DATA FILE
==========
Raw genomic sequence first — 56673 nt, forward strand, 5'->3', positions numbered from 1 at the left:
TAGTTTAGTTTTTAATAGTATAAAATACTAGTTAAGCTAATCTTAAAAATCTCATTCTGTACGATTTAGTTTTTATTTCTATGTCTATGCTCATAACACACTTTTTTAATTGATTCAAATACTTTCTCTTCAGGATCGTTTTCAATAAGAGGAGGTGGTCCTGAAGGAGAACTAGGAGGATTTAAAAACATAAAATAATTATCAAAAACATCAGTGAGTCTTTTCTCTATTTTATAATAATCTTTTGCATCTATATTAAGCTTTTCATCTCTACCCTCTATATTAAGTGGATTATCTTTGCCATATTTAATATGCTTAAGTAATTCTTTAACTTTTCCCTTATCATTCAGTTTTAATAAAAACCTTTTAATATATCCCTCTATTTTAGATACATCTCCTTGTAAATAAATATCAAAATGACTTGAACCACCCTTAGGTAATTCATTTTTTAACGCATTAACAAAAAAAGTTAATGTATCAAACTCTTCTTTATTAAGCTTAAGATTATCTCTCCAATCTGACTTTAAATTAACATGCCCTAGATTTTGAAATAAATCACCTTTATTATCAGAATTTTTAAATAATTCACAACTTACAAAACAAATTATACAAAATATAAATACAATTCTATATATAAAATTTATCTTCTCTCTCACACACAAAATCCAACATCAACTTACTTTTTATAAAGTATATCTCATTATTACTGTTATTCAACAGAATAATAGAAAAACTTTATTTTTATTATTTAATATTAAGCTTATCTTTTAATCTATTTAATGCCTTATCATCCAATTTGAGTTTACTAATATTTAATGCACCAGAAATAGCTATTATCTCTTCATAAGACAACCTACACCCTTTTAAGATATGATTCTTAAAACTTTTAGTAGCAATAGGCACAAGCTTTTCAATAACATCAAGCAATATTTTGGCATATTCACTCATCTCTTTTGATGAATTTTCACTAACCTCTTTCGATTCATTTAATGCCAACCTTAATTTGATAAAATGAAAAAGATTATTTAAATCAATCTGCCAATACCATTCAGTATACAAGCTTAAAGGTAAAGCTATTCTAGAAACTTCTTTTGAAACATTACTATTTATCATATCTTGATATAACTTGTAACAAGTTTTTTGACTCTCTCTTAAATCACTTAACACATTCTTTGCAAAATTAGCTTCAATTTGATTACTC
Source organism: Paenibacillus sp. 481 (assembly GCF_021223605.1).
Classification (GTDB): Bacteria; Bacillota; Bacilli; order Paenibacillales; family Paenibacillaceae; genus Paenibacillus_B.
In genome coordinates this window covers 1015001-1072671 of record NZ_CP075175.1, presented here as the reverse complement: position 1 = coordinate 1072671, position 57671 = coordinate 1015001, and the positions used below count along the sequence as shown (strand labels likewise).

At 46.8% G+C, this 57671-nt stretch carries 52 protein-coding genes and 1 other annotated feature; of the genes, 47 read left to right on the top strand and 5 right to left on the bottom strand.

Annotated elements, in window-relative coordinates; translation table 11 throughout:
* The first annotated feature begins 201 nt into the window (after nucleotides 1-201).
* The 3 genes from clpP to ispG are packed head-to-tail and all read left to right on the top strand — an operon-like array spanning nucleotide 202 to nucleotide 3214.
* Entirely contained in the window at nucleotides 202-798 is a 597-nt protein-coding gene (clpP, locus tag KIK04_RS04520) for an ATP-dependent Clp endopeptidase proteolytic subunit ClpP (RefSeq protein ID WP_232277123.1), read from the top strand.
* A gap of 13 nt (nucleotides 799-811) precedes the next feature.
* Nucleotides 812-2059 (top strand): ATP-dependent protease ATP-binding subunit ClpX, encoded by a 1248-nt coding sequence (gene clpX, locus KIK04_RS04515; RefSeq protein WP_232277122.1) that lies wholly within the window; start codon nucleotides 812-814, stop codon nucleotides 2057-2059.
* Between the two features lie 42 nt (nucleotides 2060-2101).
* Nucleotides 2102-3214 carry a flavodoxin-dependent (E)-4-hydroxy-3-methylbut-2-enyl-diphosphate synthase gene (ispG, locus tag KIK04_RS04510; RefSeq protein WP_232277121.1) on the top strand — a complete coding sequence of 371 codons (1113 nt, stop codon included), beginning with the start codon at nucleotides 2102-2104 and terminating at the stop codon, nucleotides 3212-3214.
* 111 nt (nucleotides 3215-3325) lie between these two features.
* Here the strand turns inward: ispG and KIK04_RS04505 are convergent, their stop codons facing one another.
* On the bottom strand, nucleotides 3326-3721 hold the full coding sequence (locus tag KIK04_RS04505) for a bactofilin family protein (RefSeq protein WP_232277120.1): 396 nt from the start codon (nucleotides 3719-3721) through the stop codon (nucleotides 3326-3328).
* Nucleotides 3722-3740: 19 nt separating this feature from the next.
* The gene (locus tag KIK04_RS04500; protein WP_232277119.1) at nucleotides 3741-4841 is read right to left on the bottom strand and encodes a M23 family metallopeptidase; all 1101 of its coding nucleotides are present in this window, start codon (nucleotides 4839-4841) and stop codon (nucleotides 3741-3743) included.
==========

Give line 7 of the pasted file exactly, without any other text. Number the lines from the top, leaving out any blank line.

Annotated elements, in window-relative coordinates; translation table 11 throughout: